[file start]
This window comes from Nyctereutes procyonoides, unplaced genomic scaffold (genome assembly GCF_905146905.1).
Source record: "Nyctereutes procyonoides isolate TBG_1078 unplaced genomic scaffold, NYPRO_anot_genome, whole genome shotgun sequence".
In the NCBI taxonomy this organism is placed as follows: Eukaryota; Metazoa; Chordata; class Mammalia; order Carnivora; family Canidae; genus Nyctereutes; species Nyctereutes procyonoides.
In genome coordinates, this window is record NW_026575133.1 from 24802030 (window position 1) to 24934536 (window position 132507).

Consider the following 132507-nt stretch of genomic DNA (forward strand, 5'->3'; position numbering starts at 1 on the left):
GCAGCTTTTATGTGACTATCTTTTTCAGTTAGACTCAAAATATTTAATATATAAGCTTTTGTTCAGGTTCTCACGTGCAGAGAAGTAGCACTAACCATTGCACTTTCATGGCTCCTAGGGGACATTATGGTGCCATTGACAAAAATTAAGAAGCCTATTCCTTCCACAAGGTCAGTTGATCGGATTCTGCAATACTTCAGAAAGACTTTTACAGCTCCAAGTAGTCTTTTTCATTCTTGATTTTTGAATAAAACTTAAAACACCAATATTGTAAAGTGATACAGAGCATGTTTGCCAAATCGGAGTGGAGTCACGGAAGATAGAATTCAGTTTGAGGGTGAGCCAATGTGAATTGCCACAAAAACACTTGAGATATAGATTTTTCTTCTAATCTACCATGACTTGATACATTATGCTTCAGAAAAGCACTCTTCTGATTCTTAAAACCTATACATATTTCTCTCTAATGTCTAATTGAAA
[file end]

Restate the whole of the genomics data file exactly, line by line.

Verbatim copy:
This window comes from Nyctereutes procyonoides, unplaced genomic scaffold (genome assembly GCF_905146905.1).
Source record: "Nyctereutes procyonoides isolate TBG_1078 unplaced genomic scaffold, NYPRO_anot_genome, whole genome shotgun sequence".
In the NCBI taxonomy this organism is placed as follows: Eukaryota; Metazoa; Chordata; class Mammalia; order Carnivora; family Canidae; genus Nyctereutes; species Nyctereutes procyonoides.
In genome coordinates, this window is record NW_026575133.1 from 24802030 (window position 1) to 24934536 (window position 132507).

Consider the following 132507-nt stretch of genomic DNA (forward strand, 5'->3'; position numbering starts at 1 on the left):
GCAGCTTTTATGTGACTATCTTTTTCAGTTAGACTCAAAATATTTAATATATAAGCTTTTGTTCAGGTTCTCACGTGCAGAGAAGTAGCACTAACCATTGCACTTTCATGGCTCCTAGGGGACATTATGGTGCCATTGACAAAAATTAAGAAGCCTATTCCTTCCACAAGGTCAGTTGATCGGATTCTGCAATACTTCAGAAAGACTTTTACAGCTCCAAGTAGTCTTTTTCATTCTTGATTTTTGAATAAAACTTAAAACACCAATATTGTAAAGTGATACAGAGCATGTTTGCCAAATCGGAGTGGAGTCACGGAAGATAGAATTCAGTTTGAGGGTGAGCCAATGTGAATTGCCACAAAAACACTTGAGATATAGATTTTTCTTCTAATCTACCATGACTTGATACATTATGCTTCAGAAAAGCACTCTTCTGATTCTTAAAACCTATACATATTTCTCTCTAATGTCTAATTGAAA